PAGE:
Wednesday, April 25, 2018

April 25 Radio History

➦In 1874...Guglielmo Marconi was born in Bologna, Italy.

His father was a wealthy landowner and his mother was a member of Ireland’s Jameson family of distillers. Marconi was educated by tutors and at the Livorno Technical Institute and the University of Bologna.

Marconi 1901
In 1894 Marconi became fascinated with the discovery by German physicist Heinrich Rudolf Hertz of “invisible waves” generated by electromagnetic interactions. Marconi built his own wave-generating equipment at his family’s estate and was soon sending signals to locations a mile away. After failing to interest the Italian government in his work, Marconi decided to try his luck in London.

The 22-year-old Marconi and his mother arrived in England in 1896 and quickly found interested backers, including the British Post Office. Within a year Marconi was broadcasting up to 12 miles and had applied for his first patents. A year later, he set up a wireless station on the Isle of Wight that allowed Queen Victoria to send messages to her son Prince Edward aboard the royal yacht.

By 1899 Marconi’s signals had crossed the English Channel. The same year, Marconi traveled to the United States, where he gained publicity offering wireless coverage of the America’s Cup yacht race from off the coast of New Jersey.

Marconi joined the Italian Fascist party in 1923. In 1930, Italian dictator Benito Mussolini appointed him President of the Royal Academy of Italy, which made Marconi a member of the Fascist Grand Council.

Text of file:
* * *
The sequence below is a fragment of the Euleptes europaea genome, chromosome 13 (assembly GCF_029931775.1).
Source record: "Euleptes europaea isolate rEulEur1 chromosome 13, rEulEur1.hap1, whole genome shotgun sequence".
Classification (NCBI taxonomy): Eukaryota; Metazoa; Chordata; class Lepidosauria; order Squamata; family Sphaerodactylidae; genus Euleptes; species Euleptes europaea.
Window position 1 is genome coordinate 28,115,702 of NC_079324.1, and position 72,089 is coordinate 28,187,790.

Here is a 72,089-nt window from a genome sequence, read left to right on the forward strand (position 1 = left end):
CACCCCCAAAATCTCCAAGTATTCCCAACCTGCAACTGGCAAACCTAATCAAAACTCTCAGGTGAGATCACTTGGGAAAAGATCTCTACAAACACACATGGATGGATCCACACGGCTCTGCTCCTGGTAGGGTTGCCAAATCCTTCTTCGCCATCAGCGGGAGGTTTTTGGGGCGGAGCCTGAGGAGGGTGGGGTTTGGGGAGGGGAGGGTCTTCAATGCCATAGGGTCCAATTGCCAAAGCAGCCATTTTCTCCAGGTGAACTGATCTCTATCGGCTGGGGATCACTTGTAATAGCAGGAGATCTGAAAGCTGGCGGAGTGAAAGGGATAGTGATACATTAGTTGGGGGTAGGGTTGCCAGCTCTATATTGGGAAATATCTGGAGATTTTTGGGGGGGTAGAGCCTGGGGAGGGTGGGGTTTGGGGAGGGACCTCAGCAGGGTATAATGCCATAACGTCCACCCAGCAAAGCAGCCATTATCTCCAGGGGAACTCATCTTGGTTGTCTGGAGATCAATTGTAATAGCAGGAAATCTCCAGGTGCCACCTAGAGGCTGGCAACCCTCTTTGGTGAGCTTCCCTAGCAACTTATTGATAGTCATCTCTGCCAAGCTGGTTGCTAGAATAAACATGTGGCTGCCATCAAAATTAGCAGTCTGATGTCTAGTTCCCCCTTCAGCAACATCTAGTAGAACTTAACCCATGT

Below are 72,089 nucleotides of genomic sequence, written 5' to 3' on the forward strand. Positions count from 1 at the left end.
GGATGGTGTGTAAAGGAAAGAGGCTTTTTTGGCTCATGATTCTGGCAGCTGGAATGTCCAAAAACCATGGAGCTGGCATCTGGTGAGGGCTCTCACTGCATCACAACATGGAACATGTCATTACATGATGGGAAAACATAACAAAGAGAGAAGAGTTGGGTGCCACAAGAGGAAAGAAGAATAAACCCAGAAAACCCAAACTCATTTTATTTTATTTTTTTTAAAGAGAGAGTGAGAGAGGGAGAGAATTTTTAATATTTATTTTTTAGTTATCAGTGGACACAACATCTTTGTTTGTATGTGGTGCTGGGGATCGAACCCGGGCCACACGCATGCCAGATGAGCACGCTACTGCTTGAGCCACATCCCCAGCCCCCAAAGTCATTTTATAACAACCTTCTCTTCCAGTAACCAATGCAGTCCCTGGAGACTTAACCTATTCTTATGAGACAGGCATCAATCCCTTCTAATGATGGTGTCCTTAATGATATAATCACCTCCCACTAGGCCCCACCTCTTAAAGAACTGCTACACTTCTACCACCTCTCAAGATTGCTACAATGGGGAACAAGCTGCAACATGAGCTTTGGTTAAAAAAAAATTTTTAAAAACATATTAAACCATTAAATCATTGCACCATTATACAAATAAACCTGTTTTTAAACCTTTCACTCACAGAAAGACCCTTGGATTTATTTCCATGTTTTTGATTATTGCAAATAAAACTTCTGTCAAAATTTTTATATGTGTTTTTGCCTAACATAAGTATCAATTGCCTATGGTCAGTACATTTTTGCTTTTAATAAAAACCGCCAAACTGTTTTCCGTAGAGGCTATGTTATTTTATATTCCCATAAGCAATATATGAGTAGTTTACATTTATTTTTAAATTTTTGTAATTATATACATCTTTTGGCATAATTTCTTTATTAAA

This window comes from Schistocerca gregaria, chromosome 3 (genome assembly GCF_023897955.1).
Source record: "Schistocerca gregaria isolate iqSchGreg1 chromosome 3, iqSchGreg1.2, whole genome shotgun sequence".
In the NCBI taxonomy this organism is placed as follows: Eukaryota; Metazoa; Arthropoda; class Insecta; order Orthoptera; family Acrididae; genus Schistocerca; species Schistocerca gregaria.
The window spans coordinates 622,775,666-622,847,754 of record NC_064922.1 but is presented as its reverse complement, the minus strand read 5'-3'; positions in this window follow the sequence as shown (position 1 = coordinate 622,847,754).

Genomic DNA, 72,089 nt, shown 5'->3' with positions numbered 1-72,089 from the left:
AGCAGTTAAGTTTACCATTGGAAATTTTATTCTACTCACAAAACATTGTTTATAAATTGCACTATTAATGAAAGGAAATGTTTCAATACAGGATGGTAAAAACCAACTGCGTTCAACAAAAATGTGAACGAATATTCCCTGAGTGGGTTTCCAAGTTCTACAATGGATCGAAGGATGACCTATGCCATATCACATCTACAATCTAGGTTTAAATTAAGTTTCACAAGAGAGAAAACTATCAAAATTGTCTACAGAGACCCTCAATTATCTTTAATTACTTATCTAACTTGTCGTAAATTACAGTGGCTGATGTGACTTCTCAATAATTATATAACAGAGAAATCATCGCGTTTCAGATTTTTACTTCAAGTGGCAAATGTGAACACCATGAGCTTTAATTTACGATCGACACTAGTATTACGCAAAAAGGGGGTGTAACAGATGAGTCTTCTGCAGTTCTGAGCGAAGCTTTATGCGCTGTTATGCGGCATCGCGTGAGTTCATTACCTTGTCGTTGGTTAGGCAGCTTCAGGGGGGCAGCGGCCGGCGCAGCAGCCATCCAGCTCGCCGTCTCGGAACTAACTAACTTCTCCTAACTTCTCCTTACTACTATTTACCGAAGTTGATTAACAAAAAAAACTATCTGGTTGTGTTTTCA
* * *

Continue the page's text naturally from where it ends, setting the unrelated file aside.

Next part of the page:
Marconi died in Rome on 20 July 1937 at age 63, following a series of heart attacks, and Italy held a state funeral for him. As a tribute, all radio stations throughout the world observed two minutes of silence on the next day.  His remains are housed in the Villa Griffone at Sasso Marconi, Emilia-Romagna, which assumed that name in his honor in 1938.

In 1943, the Supreme Court of the United States handed down a decision on Marconi's radio patents restoring some of the prior patents of Oliver Lodge, John Stone Stone, and Nikola Tesla.  The decision was not about Marconi's original radio patents and the court declared that their decision had no bearing on Marconi's claim as the first to achieve radio transmission, just that since Marconi's claim to certain patents were questionable, he could not claim infringement on those same patents.

➦In 1908...Iconic radio and TV newsman Edward R. Murrow was born. He is the most distinguished and renowned figure in the history of American broadcast journalism. He first came to prominence with a series of CBS radio news broadcasts from London during World War II.  He hired a top-flight cadre of war correspondents and was noted for honesty and integrity in delivering the news. A pioneer of television news broadcasting, Murrow produced a series of TV news reports that helped lead to the censure of Senator Joseph McCarthy.  A heavy smoker, Murrow died of lung cancer Apr 27, 1965 at age 57.

➦In 1949…An article in LOOK magazine predicted that radio was doomed and that within three years TV would overshadow radio completely.  As it turned out, radio reinvented itself as a local service & became bigger than ever, while LOOK disappeared in 1971

Don Wilson

➦In 1956...Elvis Presley scored his first Number One hit with "Heartbreak Hotel."

➦In 1960...actress Hope Emerson, who was the voice of Elsie the cow in radio commercials, and had feature roles in TV’s Peter Gunn & The Dennis O’Keefe Show, died of liver failure at age 62.

➦In 1982...Jack Benny’s announcer and comic foil for more than 30 years on radio & TV Don Wilson died following a stroke at age 81.

➦In 1995…Television game show host (Jeopardy!, The All New Jeopardy!)/actor (International Detective, The Californians, MacArthur)/TV announcer (Pantomime Quiz)/radio host (KMOX-St. Louis) Art Fleming died of pancreatic cancer at age 70.

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